Forty-three democrats and ten republicans voted for a bill last night that would lend billions of dollars to ailing domestic auto companies-seven short of the sixty votes needed. Republican senators have been strongly against the bill, even with the Bush administration working to win them over.
A version of the bill, which seeks to provide GM and Chrysler with a combined $14 billion in short-term loans if they meet specific demands, was easily pushed through the House yesterday. Despite the easy win in the House, trouble had been brewing for the legislation since Wednesday, when Senate Republicans held a lunch meeting with White House officials to voice their opposition to the bill.
Senator Bob Corker, R-Tennessee, who was initially one of the most vociferous proponents of bankruptcy for the companies, presented his own alternative bill to aid GM and Chrysler late last night. Corker was prompted to come up with the legislation after speaking with industry and UAW leaders.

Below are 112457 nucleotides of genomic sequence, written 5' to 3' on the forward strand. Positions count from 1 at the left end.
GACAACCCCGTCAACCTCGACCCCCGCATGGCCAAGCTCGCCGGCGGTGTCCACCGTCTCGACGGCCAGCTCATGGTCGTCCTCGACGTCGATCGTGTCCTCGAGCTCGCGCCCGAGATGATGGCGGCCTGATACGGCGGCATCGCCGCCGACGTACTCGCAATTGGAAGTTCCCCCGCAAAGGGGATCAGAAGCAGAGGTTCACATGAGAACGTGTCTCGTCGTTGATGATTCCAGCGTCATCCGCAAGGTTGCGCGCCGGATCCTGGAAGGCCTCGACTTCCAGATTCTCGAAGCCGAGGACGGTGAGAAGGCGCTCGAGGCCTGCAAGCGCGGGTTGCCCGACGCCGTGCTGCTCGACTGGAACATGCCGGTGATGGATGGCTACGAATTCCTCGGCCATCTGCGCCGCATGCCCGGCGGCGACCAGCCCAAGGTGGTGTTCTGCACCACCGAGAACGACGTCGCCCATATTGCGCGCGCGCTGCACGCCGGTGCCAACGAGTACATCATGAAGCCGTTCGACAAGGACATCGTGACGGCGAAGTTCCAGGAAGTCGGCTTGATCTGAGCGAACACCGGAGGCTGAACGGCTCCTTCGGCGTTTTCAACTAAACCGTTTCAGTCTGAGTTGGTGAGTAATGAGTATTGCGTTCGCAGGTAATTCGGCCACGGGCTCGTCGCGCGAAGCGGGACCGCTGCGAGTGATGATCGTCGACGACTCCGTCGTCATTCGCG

While still opposed to the House version of the legislation, Corker devised his own plan, which would have required the Detroit three to convert two-thirds of their creditor's debt to equity by March 31, 2009. Failure to do so would have result in bankruptcy. The plan also sought to force UAW workers to accept reduced pay.
The largest obstacle to the success of the bill appears to have been the dispute over when UAW workers should have their wages reduced to match nonunion workers employed by foreign car manufacturers like Toyota and Honda. "We were three words away" from an agreement, Senator Bob Corker, R-Tennessee said last night. According to Corker, workers would not accept a 2009 deadline for the wage reduction. The UAW agreed to the reduction, but seeks to keep its current contract until it runs out in 2011.
Shares in automotive companies and suppliers plummeted overnight as news of the bill's death travelled around the world. Shares of GM, Chrysler, Ford and Toyota all dropped significantly. Congressional Democrats are once again calling on the White House to tap into the $700 billion bailout fund initially conceived for the financial sector. If GM and Chrysler can make it to January, it is more likely another aid bill could be passed when the new Congress convenes on January 6.
Source: Automotive News